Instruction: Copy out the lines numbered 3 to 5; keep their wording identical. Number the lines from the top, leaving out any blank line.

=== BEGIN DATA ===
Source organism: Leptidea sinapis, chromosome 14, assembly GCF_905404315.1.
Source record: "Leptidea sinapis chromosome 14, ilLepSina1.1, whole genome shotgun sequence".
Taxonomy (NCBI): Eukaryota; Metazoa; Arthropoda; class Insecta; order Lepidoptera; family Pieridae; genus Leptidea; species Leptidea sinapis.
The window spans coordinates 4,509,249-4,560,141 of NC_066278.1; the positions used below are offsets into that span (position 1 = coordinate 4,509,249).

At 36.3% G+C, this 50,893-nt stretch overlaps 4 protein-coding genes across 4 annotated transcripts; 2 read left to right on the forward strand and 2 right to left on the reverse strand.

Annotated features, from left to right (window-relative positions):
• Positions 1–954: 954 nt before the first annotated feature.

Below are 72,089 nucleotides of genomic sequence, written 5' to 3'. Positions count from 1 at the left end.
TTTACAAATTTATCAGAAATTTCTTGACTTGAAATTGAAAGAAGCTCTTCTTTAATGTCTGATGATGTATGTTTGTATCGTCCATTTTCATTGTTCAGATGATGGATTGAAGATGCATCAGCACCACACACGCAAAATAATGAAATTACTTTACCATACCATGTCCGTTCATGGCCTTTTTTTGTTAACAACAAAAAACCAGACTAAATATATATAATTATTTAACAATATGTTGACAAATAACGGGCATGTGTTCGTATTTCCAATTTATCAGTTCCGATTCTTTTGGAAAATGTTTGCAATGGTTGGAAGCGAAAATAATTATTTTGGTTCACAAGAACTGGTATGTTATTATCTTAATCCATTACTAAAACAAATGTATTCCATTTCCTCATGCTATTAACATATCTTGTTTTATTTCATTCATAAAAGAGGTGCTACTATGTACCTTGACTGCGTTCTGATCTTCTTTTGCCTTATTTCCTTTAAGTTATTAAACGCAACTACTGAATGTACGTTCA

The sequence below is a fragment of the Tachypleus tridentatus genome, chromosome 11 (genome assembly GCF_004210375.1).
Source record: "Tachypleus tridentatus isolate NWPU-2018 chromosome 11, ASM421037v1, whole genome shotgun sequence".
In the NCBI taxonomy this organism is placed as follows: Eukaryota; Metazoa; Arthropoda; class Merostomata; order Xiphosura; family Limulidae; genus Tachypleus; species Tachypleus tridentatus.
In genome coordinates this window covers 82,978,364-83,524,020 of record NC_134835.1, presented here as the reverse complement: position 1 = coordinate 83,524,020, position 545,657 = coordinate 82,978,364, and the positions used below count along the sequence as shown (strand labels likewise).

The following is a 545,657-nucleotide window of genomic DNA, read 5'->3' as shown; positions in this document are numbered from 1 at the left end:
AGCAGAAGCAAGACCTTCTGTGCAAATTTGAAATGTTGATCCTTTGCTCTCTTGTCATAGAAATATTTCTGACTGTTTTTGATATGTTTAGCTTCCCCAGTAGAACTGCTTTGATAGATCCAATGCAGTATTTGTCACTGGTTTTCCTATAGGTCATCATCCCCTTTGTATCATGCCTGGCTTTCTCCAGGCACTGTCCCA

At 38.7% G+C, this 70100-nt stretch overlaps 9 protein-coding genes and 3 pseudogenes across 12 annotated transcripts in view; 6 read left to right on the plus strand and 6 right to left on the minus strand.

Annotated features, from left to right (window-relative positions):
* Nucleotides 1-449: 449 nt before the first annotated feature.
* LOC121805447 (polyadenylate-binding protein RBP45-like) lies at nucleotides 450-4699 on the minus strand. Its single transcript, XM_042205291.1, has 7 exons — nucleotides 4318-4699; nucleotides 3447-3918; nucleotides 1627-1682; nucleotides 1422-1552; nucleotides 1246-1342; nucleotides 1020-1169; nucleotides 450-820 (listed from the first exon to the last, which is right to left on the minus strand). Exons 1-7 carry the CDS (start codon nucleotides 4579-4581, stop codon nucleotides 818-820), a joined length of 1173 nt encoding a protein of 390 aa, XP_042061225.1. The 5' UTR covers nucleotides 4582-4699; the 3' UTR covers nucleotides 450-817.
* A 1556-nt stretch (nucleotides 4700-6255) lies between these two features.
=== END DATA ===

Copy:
Taxonomy (NCBI): Eukaryota; Metazoa; Arthropoda; class Insecta; order Lepidoptera; family Pieridae; genus Leptidea; species Leptidea sinapis.
The window spans coordinates 4,509,249-4,560,141 of NC_066278.1; the positions used below are offsets into that span (position 1 = coordinate 4,509,249).

At 36.3% G+C, this 50,893-nt stretch overlaps 4 protein-coding genes across 4 annotated transcripts; 2 read left to right on the forward strand and 2 right to left on the reverse strand.